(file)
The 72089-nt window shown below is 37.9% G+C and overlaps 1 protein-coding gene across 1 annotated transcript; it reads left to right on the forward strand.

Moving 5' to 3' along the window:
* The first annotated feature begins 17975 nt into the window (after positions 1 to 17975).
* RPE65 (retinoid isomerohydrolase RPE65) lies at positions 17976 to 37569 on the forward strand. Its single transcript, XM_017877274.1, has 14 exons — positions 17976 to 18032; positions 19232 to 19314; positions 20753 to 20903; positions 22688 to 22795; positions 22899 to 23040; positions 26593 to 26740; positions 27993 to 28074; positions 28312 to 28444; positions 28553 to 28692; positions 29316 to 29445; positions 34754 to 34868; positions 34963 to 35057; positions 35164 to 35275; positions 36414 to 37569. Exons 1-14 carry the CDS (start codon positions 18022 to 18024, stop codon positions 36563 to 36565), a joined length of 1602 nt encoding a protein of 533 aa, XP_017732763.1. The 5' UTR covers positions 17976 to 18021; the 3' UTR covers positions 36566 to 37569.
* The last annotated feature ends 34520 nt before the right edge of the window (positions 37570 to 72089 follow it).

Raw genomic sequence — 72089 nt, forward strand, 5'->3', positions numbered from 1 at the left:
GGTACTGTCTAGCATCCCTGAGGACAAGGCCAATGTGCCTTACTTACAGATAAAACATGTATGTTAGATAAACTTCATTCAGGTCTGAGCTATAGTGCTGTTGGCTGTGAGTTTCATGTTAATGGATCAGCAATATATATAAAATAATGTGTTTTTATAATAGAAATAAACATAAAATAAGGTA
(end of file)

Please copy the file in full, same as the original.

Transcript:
The 72089-nt window shown below is 37.9% G+C and overlaps 1 protein-coding gene across 1 annotated transcript; it reads left to right on the forward strand.

Moving 5' to 3' along the window:
* The first annotated feature begins 17975 nt into the window (after positions 1 to 17975).
* RPE65 (retinoid isomerohydrolase RPE65) lies at positions 17976 to 37569 on the forward strand. Its single transcript, XM_017877274.1, has 14 exons — positions 17976 to 18032; positions 19232 to 19314; positions 20753 to 20903; positions 22688 to 22795; positions 22899 to 23040; positions 26593 to 26740; positions 27993 to 28074; positions 28312 to 28444; positions 28553 to 28692; positions 29316 to 29445; positions 34754 to 34868; positions 34963 to 35057; positions 35164 to 35275; positions 36414 to 37569. Exons 1-14 carry the CDS (start codon positions 18022 to 18024, stop codon positions 36563 to 36565), a joined length of 1602 nt encoding a protein of 533 aa, XP_017732763.1. The 5' UTR covers positions 17976 to 18021; the 3' UTR covers positions 36566 to 37569.
* The last annotated feature ends 34520 nt before the right edge of the window (positions 37570 to 72089 follow it).

Raw genomic sequence — 72089 nt, forward strand, 5'->3', positions numbered from 1 at the left:
GGTACTGTCTAGCATCCCTGAGGACAAGGCCAATGTGCCTTACTTACAGATAAAACATGTATGTTAGATAAACTTCATTCAGGTCTGAGCTATAGTGCTGTTGGCTGTGAGTTTCATGTTAATGGATCAGCAATATATATAAAATAATGTGTTTTTATAATAGAAATAAACATAAAATAAGGTA